As I’ve briefly argued before, reviewers of all sorts generally like to pretend that they are always clear-headed, wide awake, and undistracted when reading the stuff they’re reviewing.
So, in the interest of full disclosure, I’ll say that I read the first two installments in the Cass Neary series over a couple of days while hanging out at the in-laws and going to a wedding.
Having finished Generation Loss about midnight and being out of town, I didn’t head over to Uncle Edgars or the library to get the sequel. I went the instant gratification route and bought the Kindle edition off Amazon and finished that one quickly too. (The third in the series, Hard Light, is set to come out next year, and Hand has said she plans a fourth and, maybe, a fifth novel.)
Now, I don’t know how either stacks up to modern crime fiction. My relation to crime fiction is about the same as most people’s relation to science fiction: I only know what I see in the movies.
And, while I’m at it, I suppose I should admit I have a fondness for cold settings and a fascination with the landscape and geology of Iceland – though, alas, my only exposure to the country is a few hours spent in the Keflavik airport.
Review: Available Dark, Elizabeth Hand, 2012.
This is, except in its villain, is a more satisfying novel than its predecessor, Generation Loss.
There are more bodies, a trail of them across the northern lands of Finland and Iceland, as Cass Neary, leaving her New York City home before Maine law enforcement can question her more closely about events in the earlier novel, accepts a dodgy commission by a sinister Norwegian nightclub owner. He wants some “esoteric” photographic prints authenticated. They turn out to be beautifully composed crime scene photos, the secret, early art of a now famous fashion photographer.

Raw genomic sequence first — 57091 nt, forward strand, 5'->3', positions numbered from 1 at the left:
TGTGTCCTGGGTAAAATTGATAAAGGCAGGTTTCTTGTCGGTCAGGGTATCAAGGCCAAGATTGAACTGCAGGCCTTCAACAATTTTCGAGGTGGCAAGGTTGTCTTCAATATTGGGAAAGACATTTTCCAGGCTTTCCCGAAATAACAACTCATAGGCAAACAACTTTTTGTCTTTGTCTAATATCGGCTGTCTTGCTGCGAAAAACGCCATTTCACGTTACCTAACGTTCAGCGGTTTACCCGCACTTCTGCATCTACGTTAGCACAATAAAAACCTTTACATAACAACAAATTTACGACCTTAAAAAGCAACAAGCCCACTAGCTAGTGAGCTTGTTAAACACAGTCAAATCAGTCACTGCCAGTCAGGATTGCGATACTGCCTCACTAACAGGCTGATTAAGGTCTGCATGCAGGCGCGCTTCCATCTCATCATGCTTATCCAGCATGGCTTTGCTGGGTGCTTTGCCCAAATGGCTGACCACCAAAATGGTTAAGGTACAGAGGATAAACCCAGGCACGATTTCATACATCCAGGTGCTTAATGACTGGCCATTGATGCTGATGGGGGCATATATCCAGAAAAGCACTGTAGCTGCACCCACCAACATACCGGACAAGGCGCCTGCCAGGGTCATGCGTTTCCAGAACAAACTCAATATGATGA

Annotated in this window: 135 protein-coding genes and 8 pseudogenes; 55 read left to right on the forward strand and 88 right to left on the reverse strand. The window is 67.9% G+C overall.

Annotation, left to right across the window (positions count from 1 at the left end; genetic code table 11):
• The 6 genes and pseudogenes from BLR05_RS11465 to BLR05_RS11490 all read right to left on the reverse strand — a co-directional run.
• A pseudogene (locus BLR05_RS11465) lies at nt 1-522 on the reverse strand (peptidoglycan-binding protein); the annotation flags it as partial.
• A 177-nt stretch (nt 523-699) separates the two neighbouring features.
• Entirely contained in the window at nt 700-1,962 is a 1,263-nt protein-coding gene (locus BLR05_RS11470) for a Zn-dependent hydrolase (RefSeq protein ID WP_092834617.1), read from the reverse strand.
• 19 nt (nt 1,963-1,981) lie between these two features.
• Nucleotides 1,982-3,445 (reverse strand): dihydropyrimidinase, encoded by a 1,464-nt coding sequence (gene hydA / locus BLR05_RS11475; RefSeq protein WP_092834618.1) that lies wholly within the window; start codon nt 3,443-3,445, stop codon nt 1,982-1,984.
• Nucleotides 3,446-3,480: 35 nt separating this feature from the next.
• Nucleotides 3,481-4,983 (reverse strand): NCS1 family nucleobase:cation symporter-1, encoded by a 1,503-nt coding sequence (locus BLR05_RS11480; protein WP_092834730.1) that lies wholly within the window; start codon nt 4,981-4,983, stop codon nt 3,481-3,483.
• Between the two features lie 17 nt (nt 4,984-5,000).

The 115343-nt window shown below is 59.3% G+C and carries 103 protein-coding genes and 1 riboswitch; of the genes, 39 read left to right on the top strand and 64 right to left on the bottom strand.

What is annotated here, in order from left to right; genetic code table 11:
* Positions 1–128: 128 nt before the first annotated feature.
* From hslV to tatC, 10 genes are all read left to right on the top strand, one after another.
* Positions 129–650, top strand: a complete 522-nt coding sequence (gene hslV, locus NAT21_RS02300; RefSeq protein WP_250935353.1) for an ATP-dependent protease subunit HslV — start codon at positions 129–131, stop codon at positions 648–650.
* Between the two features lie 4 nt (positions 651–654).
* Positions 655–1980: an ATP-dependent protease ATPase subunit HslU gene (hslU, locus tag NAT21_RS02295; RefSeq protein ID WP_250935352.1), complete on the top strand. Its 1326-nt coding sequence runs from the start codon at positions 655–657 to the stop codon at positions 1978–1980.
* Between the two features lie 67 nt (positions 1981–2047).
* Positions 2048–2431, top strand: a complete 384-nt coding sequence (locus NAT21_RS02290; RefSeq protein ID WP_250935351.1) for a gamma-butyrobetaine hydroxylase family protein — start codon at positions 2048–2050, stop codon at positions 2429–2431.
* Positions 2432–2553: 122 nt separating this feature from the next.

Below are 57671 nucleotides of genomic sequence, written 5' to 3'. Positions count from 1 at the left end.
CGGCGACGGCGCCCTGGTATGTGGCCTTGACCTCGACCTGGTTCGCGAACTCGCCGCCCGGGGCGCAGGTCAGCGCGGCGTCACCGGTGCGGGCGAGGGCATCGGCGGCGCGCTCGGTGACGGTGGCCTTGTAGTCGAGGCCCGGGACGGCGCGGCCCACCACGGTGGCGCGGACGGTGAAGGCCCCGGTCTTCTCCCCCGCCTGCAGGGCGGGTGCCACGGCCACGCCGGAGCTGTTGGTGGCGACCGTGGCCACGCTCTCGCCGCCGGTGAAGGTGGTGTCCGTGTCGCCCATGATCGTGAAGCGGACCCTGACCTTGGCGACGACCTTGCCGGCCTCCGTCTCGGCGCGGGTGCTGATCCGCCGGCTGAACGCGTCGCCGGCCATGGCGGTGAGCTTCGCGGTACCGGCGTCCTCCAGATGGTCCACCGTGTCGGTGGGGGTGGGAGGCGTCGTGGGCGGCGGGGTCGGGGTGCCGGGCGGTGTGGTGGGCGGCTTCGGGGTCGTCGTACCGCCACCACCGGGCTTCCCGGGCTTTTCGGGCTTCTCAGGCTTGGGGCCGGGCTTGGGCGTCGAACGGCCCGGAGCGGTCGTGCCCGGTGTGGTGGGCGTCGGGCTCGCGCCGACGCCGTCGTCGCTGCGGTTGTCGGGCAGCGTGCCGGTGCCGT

There’s more weirdness as Cass seems, as the novel progresses, to be more than just an “amoral speedfreak crankhead kleptomaniac murderous rage-filled alcoholic bisexual heavily-tattooed” photographer of the damaged, dead, and dying. She has a wyrd and a purpose.
No American hippies here cooking up their homemade occultism in a Maine commune. The menace and mystery of the novel is both more ancient but also more modern as Hand shows Scandinavians trying, with murder, music, drugs, and desperation to come to grips with old and new chaos brought to their land by foreigners. In an Iceland reeling from the black swans of economic derivatives (though there are no scenes with the Viking Squad), Hand gives us bleak beauty (and a chance for Cass to put her practical knowledge of street drugs to good use).
To top it off, Cass hears, for the first time in over thirty years, from her old boyfriend, Quinn. He was the center of numinous attraction for the teenaged Cass. The back story of her relationship with Quinn is one of the reasons I’d advise reading Generation Loss first though it’s not absolutely required.
Definitely recommended for those who like their crime stories mixed with something unearthly.